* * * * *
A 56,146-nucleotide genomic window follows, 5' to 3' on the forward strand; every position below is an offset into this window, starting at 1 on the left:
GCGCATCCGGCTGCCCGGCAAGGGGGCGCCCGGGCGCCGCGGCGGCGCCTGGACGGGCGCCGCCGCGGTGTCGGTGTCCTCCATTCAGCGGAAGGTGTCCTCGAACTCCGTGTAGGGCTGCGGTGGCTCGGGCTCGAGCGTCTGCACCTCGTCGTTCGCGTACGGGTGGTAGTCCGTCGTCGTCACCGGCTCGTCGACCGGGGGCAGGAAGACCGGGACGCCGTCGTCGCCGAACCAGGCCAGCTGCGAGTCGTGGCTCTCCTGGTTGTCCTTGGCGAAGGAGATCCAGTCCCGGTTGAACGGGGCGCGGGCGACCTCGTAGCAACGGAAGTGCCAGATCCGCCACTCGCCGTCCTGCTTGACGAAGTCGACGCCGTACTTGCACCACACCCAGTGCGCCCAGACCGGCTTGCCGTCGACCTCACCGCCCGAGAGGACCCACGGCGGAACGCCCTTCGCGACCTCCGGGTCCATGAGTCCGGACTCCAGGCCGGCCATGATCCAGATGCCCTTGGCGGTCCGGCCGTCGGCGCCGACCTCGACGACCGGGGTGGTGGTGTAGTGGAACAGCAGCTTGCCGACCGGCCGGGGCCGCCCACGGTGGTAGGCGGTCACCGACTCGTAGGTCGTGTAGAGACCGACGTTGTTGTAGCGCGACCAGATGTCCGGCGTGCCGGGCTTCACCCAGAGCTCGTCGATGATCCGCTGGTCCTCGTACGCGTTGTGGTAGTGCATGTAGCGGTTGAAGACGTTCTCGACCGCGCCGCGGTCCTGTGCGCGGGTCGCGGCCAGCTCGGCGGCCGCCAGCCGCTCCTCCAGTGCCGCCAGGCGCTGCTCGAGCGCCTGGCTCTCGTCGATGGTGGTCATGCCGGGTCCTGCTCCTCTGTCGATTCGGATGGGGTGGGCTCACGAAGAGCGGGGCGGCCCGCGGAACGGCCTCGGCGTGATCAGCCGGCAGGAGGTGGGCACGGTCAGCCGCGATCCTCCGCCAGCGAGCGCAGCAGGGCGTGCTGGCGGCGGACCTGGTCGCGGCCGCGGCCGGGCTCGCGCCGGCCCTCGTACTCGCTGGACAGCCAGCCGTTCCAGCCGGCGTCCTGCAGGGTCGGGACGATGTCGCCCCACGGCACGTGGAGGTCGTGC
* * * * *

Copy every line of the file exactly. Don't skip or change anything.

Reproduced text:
A 56,146-nucleotide genomic window follows, 5' to 3' on the forward strand; every position below is an offset into this window, starting at 1 on the left:
GCGCATCCGGCTGCCCGGCAAGGGGGCGCCCGGGCGCCGCGGCGGCGCCTGGACGGGCGCCGCCGCGGTGTCGGTGTCCTCCATTCAGCGGAAGGTGTCCTCGAACTCCGTGTAGGGCTGCGGTGGCTCGGGCTCGAGCGTCTGCACCTCGTCGTTCGCGTACGGGTGGTAGTCCGTCGTCGTCACCGGCTCGTCGACCGGGGGCAGGAAGACCGGGACGCCGTCGTCGCCGAACCAGGCCAGCTGCGAGTCGTGGCTCTCCTGGTTGTCCTTGGCGAAGGAGATCCAGTCCCGGTTGAACGGGGCGCGGGCGACCTCGTAGCAACGGAAGTGCCAGATCCGCCACTCGCCGTCCTGCTTGACGAAGTCGACGCCGTACTTGCACCACACCCAGTGCGCCCAGACCGGCTTGCCGTCGACCTCACCGCCCGAGAGGACCCACGGCGGAACGCCCTTCGCGACCTCCGGGTCCATGAGTCCGGACTCCAGGCCGGCCATGATCCAGATGCCCTTGGCGGTCCGGCCGTCGGCGCCGACCTCGACGACCGGGGTGGTGGTGTAGTGGAACAGCAGCTTGCCGACCGGCCGGGGCCGCCCACGGTGGTAGGCGGTCACCGACTCGTAGGTCGTGTAGAGACCGACGTTGTTGTAGCGCGACCAGATGTCCGGCGTGCCGGGCTTCACCCAGAGCTCGTCGATGATCCGCTGGTCCTCGTACGCGTTGTGGTAGTGCATGTAGCGGTTGAAGACGTTCTCGACCGCGCCGCGGTCCTGTGCGCGGGTCGCGGCCAGCTCGGCGGCCGCCAGCCGCTCCTCCAGTGCCGCCAGGCGCTGCTCGAGCGCCTGGCTCTCGTCGATGGTGGTCATGCCGGGTCCTGCTCCTCTGTCGATTCGGATGGGGTGGGCTCACGAAGAGCGGGGCGGCCCGCGGAACGGCCTCGGCGTGATCAGCCGGCAGGAGGTGGGCACGGTCAGCCGCGATCCTCCGCCAGCGAGCGCAGCAGGGCGTGCTGGCGGCGGACCTGGTCGCGGCCGCGGCCGGGCTCGCGCCGGCCCTCGTACTCGCTGGACAGCCAGCCGTTCCAGCCGGCGTCCTGCAGGGTCGGGACGATGTCGCCCCACGGCACGTGGAGGTCGTGC